I agree that many wilderness animals suffer miserable short lives, and that this matters morally. If we want a credible animal rights theory we can’t just say “Let them be!” or “Leave them alone!” as a kind of magical slogan that solves all the issues. The “let them be” sentiment is understandable given how horrendously humans have treated non-human animals in the past. But it would be implausible as a general theory of animal rights. “Let them be” would amount to a rejection of all duties to aid, and that is speciesist unless we also reject all duties to aid humans, which hardly anyone does. So I agree that in the case of species that have huge numbers of offspring and do not care for them, but just hope that a few survive to adulthood, there is a prima facie case for saying that this is an on-going moral tragedy – this is a kind of chronically “failed state” where the community is not able to care at all for most of its members. So I agree that in the case of species that reproduce in this way, our principled argument for rights of sovereignty is weak. However, that still leaves lots of pragmatic empirical arguments against intervention. After all, other animals have evolved to benefit from the fact that there are such species. They depend for their life on eating all of these offspring that don’t live very long. So there’s always this risk that if you somehow changed the reproductive strategy of frogs so that they didn’t have hundreds of tadpoles, then you may have to figure out some alternative food supply for the fish and birds and mammals that preyed upon those tadpoles. And then we’re back to the ever-escalating chain of intervention that violates the sovereignty rights of those animals who can truly benefit from sovereignty.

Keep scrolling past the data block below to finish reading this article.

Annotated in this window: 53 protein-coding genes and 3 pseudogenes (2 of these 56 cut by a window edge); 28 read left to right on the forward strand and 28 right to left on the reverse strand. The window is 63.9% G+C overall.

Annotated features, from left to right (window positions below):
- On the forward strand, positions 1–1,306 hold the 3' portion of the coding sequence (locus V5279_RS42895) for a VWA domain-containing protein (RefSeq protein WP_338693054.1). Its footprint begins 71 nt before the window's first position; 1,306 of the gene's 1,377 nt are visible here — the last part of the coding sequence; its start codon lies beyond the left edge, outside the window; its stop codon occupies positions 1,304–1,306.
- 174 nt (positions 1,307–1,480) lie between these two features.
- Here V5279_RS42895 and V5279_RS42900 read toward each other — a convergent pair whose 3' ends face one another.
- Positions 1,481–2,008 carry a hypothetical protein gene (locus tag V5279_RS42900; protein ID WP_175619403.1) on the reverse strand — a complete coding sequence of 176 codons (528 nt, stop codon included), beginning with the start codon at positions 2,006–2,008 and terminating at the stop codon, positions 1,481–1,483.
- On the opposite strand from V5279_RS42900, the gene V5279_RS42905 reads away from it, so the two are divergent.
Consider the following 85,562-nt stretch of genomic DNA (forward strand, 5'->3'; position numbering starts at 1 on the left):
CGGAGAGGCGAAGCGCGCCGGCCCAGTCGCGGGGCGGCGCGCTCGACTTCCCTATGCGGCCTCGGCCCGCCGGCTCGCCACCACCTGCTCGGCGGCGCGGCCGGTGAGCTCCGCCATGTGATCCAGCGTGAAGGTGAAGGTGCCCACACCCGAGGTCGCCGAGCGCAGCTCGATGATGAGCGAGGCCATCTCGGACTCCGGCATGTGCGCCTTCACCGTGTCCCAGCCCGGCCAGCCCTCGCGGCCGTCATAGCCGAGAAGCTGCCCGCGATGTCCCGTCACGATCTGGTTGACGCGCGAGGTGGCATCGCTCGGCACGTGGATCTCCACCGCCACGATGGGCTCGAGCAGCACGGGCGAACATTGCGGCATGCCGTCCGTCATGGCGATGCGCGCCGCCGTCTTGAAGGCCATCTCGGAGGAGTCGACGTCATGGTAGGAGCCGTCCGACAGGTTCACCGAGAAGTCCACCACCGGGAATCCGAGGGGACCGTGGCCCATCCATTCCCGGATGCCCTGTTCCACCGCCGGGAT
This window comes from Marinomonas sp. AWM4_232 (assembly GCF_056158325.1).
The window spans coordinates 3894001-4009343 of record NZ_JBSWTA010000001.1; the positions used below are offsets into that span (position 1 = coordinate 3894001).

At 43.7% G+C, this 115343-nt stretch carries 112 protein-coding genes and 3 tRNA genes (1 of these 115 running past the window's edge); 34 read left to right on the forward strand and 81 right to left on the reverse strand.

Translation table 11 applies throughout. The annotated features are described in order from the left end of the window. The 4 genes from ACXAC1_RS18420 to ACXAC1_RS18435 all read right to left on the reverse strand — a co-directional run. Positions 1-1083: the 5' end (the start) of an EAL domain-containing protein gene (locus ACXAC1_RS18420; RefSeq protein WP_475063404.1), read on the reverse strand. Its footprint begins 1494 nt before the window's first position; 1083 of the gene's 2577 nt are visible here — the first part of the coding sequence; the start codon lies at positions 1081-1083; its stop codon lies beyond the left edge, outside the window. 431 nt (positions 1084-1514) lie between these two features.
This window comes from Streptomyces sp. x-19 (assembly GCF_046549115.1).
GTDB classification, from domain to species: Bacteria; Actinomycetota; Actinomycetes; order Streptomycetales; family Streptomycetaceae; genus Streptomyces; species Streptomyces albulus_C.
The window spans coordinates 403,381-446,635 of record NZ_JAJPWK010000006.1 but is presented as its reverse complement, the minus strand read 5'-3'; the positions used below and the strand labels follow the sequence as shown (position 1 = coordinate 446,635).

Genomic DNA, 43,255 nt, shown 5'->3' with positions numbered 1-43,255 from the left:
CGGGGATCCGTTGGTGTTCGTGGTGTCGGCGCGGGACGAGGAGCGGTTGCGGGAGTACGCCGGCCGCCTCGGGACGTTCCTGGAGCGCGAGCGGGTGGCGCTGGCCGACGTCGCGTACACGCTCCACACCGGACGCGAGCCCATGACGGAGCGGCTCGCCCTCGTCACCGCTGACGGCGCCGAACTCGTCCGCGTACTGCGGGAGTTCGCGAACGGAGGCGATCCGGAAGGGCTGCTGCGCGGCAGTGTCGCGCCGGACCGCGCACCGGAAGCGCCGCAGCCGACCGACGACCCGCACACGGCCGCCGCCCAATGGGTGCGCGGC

Professor Kymlicka, thank you for this interview!